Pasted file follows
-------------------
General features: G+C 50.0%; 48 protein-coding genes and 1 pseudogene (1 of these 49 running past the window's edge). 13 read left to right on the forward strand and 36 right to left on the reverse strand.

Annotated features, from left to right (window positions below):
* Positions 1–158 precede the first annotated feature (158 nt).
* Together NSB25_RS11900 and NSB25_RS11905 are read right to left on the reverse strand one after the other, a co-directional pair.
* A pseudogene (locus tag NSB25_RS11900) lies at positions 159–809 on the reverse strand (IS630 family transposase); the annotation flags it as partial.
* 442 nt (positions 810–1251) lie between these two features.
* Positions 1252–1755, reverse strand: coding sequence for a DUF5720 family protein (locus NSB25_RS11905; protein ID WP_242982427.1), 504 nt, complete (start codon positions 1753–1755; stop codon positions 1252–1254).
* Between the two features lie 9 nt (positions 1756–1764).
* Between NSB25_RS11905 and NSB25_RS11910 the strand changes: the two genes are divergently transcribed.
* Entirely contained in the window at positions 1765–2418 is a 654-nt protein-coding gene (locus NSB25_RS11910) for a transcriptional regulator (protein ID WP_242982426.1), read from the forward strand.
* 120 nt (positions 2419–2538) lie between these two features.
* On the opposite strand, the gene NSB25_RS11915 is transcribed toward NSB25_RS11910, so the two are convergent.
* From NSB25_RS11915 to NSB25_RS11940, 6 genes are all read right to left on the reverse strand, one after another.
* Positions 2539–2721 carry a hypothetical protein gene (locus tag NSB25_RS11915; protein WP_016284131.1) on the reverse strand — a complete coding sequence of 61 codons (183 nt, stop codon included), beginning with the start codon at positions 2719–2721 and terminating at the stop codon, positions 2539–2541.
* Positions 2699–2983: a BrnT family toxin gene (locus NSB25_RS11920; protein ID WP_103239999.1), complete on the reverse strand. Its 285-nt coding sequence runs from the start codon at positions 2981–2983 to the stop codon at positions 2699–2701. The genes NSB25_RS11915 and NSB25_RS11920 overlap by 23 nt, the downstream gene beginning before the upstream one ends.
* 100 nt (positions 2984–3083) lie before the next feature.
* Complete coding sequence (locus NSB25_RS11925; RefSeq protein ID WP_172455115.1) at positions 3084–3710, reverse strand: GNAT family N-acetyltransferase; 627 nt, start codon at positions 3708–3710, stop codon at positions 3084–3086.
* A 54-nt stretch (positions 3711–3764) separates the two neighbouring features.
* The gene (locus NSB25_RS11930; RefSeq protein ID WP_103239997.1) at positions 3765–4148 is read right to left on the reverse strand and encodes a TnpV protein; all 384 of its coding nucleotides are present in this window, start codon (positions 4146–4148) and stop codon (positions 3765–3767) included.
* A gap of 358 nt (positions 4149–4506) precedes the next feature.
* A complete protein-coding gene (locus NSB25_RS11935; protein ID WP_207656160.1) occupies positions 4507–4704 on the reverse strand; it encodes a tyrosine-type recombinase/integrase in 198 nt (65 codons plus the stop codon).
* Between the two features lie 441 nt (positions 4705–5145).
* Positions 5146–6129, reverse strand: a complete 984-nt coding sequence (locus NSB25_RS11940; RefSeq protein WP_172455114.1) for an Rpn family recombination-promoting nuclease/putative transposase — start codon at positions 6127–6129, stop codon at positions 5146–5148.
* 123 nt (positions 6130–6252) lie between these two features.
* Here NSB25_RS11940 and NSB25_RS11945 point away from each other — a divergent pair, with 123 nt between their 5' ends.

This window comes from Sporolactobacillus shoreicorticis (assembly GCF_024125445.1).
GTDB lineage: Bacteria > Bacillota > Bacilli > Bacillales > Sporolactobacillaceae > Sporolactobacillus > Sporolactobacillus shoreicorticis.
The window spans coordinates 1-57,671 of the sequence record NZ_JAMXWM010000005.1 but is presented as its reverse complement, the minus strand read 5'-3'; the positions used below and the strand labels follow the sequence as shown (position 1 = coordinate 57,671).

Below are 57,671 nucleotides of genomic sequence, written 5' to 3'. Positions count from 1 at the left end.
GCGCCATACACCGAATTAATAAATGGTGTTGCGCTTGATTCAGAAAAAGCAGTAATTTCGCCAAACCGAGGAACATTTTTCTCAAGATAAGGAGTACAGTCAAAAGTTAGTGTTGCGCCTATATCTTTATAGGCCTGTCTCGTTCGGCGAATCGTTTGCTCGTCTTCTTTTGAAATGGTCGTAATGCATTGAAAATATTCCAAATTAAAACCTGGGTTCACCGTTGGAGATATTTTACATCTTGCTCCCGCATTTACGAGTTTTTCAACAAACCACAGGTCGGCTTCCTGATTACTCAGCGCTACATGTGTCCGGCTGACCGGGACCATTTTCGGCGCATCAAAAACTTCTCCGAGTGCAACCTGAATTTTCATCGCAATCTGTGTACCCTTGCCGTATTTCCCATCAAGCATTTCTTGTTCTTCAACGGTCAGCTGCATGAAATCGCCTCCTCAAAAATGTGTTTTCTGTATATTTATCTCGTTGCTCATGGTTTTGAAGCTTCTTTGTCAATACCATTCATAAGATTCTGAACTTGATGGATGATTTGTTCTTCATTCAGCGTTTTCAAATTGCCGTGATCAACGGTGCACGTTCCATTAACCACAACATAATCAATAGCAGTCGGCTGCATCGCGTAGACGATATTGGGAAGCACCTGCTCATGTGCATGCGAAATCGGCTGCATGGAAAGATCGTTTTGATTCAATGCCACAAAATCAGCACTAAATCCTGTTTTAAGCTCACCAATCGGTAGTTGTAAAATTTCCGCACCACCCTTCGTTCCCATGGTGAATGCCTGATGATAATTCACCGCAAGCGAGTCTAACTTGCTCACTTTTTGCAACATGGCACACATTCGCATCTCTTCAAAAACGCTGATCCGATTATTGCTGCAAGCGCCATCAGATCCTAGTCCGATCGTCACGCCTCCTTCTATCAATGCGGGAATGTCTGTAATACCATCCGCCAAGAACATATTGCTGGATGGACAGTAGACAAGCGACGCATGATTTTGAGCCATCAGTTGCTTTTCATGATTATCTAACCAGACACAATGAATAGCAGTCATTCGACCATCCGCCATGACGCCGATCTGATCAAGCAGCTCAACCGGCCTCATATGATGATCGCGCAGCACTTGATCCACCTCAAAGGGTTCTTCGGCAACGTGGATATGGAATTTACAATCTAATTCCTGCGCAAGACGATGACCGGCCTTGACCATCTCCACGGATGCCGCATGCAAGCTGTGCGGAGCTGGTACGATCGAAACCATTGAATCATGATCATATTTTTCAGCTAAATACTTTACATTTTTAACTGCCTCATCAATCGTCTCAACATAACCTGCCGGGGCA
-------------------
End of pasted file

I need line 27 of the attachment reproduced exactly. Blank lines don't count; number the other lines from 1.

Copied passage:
GTDB lineage: Bacteria > Bacillota > Bacilli > Bacillales > Sporolactobacillaceae > Sporolactobacillus > Sporolactobacillus shoreicorticis.